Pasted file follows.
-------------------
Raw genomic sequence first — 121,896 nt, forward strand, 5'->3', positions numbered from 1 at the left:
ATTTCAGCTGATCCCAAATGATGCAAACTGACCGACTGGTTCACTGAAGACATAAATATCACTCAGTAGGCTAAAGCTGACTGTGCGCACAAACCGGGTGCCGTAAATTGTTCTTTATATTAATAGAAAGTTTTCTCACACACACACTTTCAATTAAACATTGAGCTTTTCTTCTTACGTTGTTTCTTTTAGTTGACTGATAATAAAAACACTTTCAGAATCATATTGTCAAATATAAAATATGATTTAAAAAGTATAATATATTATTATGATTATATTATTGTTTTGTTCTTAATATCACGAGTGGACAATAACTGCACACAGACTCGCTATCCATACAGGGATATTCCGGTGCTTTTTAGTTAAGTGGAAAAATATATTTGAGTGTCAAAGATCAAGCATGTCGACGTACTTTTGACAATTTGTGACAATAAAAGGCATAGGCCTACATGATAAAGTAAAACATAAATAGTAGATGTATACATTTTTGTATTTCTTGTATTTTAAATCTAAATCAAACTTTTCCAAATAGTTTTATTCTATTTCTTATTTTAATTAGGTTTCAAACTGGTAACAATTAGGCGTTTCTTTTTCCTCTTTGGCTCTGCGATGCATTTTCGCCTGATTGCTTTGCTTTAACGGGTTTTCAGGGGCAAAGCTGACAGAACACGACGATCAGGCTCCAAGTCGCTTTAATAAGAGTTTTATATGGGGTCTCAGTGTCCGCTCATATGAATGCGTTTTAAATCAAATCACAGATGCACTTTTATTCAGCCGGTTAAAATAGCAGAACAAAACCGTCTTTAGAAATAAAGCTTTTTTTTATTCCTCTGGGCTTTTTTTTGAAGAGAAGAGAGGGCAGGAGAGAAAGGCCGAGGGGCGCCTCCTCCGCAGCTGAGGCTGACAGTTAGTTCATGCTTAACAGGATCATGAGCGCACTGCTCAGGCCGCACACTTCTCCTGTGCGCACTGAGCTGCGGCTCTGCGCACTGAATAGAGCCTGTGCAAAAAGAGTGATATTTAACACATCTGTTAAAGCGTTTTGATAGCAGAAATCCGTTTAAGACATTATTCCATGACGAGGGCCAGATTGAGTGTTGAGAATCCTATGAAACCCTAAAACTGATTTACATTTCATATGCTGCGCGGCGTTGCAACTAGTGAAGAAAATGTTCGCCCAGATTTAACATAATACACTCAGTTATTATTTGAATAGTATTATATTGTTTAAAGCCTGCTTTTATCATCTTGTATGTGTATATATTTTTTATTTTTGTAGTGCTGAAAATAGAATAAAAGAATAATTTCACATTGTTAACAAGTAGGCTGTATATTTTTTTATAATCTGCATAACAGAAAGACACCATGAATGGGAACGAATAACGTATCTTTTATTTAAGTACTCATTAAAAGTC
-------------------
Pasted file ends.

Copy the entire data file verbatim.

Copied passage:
Raw genomic sequence first — 121,896 nt, forward strand, 5'->3', positions numbered from 1 at the left:
ATTTCAGCTGATCCCAAATGATGCAAACTGACCGACTGGTTCACTGAAGACATAAATATCACTCAGTAGGCTAAAGCTGACTGTGCGCACAAACCGGGTGCCGTAAATTGTTCTTTATATTAATAGAAAGTTTTCTCACACACACACTTTCAATTAAACATTGAGCTTTTCTTCTTACGTTGTTTCTTTTAGTTGACTGATAATAAAAACACTTTCAGAATCATATTGTCAAATATAAAATATGATTTAAAAAGTATAATATATTATTATGATTATATTATTGTTTTGTTCTTAATATCACGAGTGGACAATAACTGCACACAGACTCGCTATCCATACAGGGATATTCCGGTGCTTTTTAGTTAAGTGGAAAAATATATTTGAGTGTCAAAGATCAAGCATGTCGACGTACTTTTGACAATTTGTGACAATAAAAGGCATAGGCCTACATGATAAAGTAAAACATAAATAGTAGATGTATACATTTTTGTATTTCTTGTATTTTAAATCTAAATCAAACTTTTCCAAATAGTTTTATTCTATTTCTTATTTTAATTAGGTTTCAAACTGGTAACAATTAGGCGTTTCTTTTTCCTCTTTGGCTCTGCGATGCATTTTCGCCTGATTGCTTTGCTTTAACGGGTTTTCAGGGGCAAAGCTGACAGAACACGACGATCAGGCTCCAAGTCGCTTTAATAAGAGTTTTATATGGGGTCTCAGTGTCCGCTCATATGAATGCGTTTTAAATCAAATCACAGATGCACTTTTATTCAGCCGGTTAAAATAGCAGAACAAAACCGTCTTTAGAAATAAAGCTTTTTTTTATTCCTCTGGGCTTTTTTTTGAAGAGAAGAGAGGGCAGGAGAGAAAGGCCGAGGGGCGCCTCCTCCGCAGCTGAGGCTGACAGTTAGTTCATGCTTAACAGGATCATGAGCGCACTGCTCAGGCCGCACACTTCTCCTGTGCGCACTGAGCTGCGGCTCTGCGCACTGAATAGAGCCTGTGCAAAAAGAGTGATATTTAACACATCTGTTAAAGCGTTTTGATAGCAGAAATCCGTTTAAGACATTATTCCATGACGAGGGCCAGATTGAGTGTTGAGAATCCTATGAAACCCTAAAACTGATTTACATTTCATATGCTGCGCGGCGTTGCAACTAGTGAAGAAAATGTTCGCCCAGATTTAACATAATACACTCAGTTATTATTTGAATAGTATTATATTGTTTAAAGCCTGCTTTTATCATCTTGTATGTGTATATATTTTTTATTTTTGTAGTGCTGAAAATAGAATAAAAGAATAATTTCACATTGTTAACAAGTAGGCTGTATATTTTTTTATAATCTGCATAACAGAAAGACACCATGAATGGGAACGAATAACGTATCTTTTATTTAAGTACTCATTAAAAGTC